What’s motivated that decision to start opening up Yaddo to the community more?
To have invested $10 million in the facility, it felt important to me that we were doing that not just for the 300 artists a year who are residents here, but also for the wider community as well, and especially Saratoga Springs and the Capital Region, which were very generous during the renovation campaign. We realized that because we’ve restored the mansion, we have this incredible resource where we can do more year-round events and robust programming, such as concerts in the music room or a movie night on the lawn. And when we fix the access road and public area, it opens up all of these really exciting ideas about how these public areas can be used, perhaps even for mini-festivals.

Also, when I first took the job, I remember feeling strongly that Yaddo was too well-kept a secret. It has a national reputation and a lot of status within a small world, but it really felt to me, especially as times became more charged politically and culturally, that Yaddo had to fill a bigger role in the cultural landscape. We have the history of having been around for 100 years, and we have the power of attracting the world’s greatest artists.

You’re closing in on two decades at Yaddo. Would you say that these renovations have been your biggest accomplishment so far?
Oh gosh, yes. I think, undoubtedly, this moment. We have five new live-work studios—the first new livable spaces ever built on Yaddo’s grounds—as well as a completely restored mansion. Before, the mansion was magnificent but under threat of falling into disrepair. So what makes me feel really proud is this feeling of having set Yaddo up both in terms of outreach and who comes here, as well as the stability of the infrastructure for at least the next 100 years. So we did it!

All these years after leaving Elle, did you ever get back to that original work?
I’m writing again, yes—nonfiction in my case. I went back to doing a lot of reviewing, but I’m working on a big mess of a project, which is about resilience. It’s about why we keep fighting when we’ve lost—a kind of investigation of lost causes.

And when do you think that’ll publish?
[Laughs] I can tell you it’s five years late. Does that help?

Yaddo’s All-Stars

Here are five of the biggest names to spend time at Saratoga’s famed artists’ colony.

It’s fair to say that many artists dream of being able to do a Yaddo residency. Housing everybody from Pulitzer Prize winners to Nobel laureates, Saratoga’s resident artists’ colony is one of the—if not the—most prestigious in the country. But who are the biggest of the big deals to have ever spent time there? saratoga living reveals our top five on this fascinating list.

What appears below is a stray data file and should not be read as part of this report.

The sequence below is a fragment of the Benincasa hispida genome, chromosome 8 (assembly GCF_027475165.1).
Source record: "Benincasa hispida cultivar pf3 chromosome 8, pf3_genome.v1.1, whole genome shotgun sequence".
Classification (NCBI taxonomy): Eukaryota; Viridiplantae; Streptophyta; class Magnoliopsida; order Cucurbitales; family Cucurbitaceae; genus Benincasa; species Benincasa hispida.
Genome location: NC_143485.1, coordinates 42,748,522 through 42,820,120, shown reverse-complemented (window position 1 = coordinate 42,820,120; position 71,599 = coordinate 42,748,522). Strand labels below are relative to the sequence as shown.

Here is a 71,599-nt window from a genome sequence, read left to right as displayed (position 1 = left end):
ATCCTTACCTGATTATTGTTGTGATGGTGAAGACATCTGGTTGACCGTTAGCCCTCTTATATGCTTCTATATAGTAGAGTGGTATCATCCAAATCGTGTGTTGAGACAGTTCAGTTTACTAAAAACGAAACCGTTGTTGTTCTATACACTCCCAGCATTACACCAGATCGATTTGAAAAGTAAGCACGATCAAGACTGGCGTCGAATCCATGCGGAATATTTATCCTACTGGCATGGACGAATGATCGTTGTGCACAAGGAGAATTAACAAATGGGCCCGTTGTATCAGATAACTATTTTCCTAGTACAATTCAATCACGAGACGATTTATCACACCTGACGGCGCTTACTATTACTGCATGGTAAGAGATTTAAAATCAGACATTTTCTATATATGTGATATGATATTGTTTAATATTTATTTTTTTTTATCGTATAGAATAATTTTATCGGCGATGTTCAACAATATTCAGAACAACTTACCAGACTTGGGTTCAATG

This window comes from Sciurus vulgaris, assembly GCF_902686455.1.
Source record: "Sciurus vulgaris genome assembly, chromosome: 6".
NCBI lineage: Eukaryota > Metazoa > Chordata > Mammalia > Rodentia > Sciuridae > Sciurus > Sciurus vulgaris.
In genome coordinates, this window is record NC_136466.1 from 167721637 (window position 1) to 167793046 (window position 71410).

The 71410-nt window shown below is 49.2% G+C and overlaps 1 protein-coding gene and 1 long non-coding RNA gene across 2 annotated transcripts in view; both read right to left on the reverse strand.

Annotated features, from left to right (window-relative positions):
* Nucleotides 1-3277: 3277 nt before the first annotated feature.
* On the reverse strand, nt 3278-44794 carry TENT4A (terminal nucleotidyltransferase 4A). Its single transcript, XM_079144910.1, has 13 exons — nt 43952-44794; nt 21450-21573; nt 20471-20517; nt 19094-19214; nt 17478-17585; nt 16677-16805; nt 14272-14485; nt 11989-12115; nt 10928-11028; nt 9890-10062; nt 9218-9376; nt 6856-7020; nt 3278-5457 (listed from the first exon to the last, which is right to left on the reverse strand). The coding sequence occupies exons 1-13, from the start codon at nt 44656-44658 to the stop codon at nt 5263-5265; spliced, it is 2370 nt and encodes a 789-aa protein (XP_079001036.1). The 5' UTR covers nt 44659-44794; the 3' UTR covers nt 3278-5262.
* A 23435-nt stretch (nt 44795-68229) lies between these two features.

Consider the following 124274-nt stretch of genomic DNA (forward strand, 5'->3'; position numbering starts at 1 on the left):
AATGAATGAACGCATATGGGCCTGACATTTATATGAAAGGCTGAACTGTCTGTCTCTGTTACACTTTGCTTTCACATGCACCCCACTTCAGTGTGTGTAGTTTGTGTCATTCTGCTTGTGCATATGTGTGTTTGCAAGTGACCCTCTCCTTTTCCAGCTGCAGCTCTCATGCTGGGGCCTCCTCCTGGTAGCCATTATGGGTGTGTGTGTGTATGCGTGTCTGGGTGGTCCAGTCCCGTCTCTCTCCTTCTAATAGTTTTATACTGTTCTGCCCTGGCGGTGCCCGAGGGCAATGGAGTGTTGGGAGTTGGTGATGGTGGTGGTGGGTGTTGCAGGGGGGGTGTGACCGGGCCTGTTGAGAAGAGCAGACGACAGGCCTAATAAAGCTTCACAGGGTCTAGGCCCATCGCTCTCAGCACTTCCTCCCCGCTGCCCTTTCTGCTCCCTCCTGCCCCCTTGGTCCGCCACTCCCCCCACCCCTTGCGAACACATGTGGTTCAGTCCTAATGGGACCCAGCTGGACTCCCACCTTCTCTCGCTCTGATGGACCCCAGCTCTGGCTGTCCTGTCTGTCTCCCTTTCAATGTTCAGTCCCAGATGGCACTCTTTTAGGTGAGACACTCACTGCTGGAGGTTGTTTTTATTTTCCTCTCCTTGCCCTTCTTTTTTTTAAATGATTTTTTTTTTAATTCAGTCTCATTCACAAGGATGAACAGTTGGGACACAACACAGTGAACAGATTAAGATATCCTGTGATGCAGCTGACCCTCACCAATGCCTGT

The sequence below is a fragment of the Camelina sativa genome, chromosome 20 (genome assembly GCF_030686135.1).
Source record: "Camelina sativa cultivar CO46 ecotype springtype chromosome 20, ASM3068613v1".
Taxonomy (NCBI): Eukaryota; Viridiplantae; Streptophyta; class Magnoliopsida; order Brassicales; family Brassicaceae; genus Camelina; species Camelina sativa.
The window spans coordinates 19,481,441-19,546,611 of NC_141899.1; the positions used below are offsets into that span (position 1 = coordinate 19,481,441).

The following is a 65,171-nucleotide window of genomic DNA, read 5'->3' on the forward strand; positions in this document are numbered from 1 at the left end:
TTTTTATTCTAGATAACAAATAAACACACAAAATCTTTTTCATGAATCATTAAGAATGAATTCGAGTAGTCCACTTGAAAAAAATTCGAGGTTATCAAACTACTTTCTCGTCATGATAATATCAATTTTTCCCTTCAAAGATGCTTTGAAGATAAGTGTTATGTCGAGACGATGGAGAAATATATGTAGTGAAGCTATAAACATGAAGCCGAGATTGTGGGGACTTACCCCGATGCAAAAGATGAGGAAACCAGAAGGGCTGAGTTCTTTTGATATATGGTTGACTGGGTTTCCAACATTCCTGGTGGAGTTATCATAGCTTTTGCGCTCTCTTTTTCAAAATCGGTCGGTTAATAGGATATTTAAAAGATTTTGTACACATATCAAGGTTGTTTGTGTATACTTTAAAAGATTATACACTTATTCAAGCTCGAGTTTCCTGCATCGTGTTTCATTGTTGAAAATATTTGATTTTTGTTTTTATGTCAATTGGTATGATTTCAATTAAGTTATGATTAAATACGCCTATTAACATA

Aaron Copland One of America’s greatest composers, Copland garnered a Pulitzer Prize in 1945 for his masterwork Appalachian Spring. Fifteen years beforehand, he was working on one of his groundbreaking early works, Piano Variations, during a residency at Yaddo. During that visit, and on a subsequent one in 1932, Copland organized Yaddo’s Festival Of Contemporary American Music, a series which ran into the 1950s, too.

Langston Hughes The quintessential poetic voice of the Jazz Age, Hughes broke down social and literary barriers with his lyrical poetry that embodied the African-American experience. During his stay at Yaddo in 1942, Hughes took part in some early civil disobedience in Saratoga, when he visited the New Worden, a popular bar and restaurant which, at the time, was still segregated.

Composer Aaron Copland visited Yaddo twice, once in 1930, the other, in 1932. (Rheba Kraft/Library of Congress)

Leonard Bernstein The first time Bernstein applied to Yaddo, he didn’t make the cut (and he even included Copland as a reference). But Bernstein got the call in 1952. While there, he worked on Trouble In Tahiti, the one-act opera that laid the groundwork for his next two much, much bigger musical scores, Candide (1956) and West Side Story (1957).

Sylvia Plath Revered as one of America’s most brilliant confessional poets and writers, Plath stayed at Yaddo with her husband, poet Ted Hughes, in 1959. On Yaddo’s grounds, the Boston-born Plath participated in an author’s reading and finished poems for The Colossus, the only collection of poetry that she ever published in her lifetime.

Saul Bellow The only Yaddo resident to have been awarded a Nobel Prize, Bellow was a regular colonist throughout the 1950s (along with his good friend, American novelist John Cheever). During a stay in 1959, Bellow worked on portions of Henderson The Rain King, one of the Canadian-American writer’s most enduring works.